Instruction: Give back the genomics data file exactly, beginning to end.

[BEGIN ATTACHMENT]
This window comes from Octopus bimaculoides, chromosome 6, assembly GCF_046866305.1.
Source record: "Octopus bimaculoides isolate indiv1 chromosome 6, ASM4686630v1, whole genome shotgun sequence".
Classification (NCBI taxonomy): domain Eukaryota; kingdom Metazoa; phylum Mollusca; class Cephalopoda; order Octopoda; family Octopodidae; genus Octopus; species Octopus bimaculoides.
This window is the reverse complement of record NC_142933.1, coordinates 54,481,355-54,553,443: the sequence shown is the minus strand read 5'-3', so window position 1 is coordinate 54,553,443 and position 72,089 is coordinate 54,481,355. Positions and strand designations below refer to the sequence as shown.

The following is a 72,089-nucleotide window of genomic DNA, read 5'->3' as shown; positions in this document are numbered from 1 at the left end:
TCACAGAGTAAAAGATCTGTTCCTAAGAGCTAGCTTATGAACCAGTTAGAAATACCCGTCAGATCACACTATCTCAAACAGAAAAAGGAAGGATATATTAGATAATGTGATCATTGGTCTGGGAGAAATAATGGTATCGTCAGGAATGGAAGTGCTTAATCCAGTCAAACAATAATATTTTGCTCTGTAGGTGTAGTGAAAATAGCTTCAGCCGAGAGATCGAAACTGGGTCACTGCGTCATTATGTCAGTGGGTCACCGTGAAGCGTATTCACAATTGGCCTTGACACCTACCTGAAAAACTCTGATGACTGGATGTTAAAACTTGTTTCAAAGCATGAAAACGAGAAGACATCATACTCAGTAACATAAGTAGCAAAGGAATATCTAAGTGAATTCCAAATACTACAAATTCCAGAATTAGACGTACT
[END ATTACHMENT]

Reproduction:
This window comes from Octopus bimaculoides, chromosome 6, assembly GCF_046866305.1.
Source record: "Octopus bimaculoides isolate indiv1 chromosome 6, ASM4686630v1, whole genome shotgun sequence".
Classification (NCBI taxonomy): domain Eukaryota; kingdom Metazoa; phylum Mollusca; class Cephalopoda; order Octopoda; family Octopodidae; genus Octopus; species Octopus bimaculoides.
This window is the reverse complement of record NC_142933.1, coordinates 54,481,355-54,553,443: the sequence shown is the minus strand read 5'-3', so window position 1 is coordinate 54,553,443 and position 72,089 is coordinate 54,481,355. Positions and strand designations below refer to the sequence as shown.

The following is a 72,089-nucleotide window of genomic DNA, read 5'->3' as shown; positions in this document are numbered from 1 at the left end:
TCACAGAGTAAAAGATCTGTTCCTAAGAGCTAGCTTATGAACCAGTTAGAAATACCCGTCAGATCACACTATCTCAAACAGAAAAAGGAAGGATATATTAGATAATGTGATCATTGGTCTGGGAGAAATAATGGTATCGTCAGGAATGGAAGTGCTTAATCCAGTCAAACAATAATATTTTGCTCTGTAGGTGTAGTGAAAATAGCTTCAGCCGAGAGATCGAAACTGGGTCACTGCGTCATTATGTCAGTGGGTCACCGTGAAGCGTATTCACAATTGGCCTTGACACCTACCTGAAAAACTCTGATGACTGGATGTTAAAACTTGTTTCAAAGCATGAAAACGAGAAGACATCATACTCAGTAACATAAGTAGCAAAGGAATATCTAAGTGAATTCCAAATACTACAAATTCCAGAATTAGACGTACT